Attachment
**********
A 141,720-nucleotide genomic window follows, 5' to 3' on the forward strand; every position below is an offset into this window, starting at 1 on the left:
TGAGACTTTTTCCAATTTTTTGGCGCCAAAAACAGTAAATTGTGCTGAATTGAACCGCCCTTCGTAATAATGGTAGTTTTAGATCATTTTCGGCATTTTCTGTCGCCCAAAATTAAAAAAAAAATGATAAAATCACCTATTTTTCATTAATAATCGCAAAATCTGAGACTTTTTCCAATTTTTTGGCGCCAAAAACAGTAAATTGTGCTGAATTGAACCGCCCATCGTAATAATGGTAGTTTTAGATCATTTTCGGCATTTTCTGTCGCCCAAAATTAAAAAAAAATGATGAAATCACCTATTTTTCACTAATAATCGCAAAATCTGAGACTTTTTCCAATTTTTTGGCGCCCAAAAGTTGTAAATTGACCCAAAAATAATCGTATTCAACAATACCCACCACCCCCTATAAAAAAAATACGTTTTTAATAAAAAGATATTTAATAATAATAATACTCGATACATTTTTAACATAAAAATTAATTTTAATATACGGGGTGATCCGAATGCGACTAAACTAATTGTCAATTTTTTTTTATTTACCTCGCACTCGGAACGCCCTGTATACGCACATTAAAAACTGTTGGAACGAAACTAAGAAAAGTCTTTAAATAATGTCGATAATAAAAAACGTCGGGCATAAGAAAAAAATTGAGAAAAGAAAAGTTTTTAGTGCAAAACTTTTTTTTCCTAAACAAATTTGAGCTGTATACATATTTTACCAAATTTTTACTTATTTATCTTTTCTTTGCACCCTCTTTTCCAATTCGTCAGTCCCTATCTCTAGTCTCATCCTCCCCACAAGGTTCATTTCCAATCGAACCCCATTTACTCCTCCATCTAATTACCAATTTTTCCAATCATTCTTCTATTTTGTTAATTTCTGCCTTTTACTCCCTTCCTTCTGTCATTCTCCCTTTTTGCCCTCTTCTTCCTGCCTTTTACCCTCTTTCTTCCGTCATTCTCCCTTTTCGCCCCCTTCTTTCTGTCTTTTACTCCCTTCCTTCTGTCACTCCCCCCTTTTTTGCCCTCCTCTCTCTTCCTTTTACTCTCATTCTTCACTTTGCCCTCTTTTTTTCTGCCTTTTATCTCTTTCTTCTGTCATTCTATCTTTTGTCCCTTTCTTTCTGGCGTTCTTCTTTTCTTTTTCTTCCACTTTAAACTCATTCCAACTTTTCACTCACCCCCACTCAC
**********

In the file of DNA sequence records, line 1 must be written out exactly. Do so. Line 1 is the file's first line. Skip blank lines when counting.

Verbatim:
A 141,720-nucleotide genomic window follows, 5' to 3' on the forward strand; every position below is an offset into this window, starting at 1 on the left: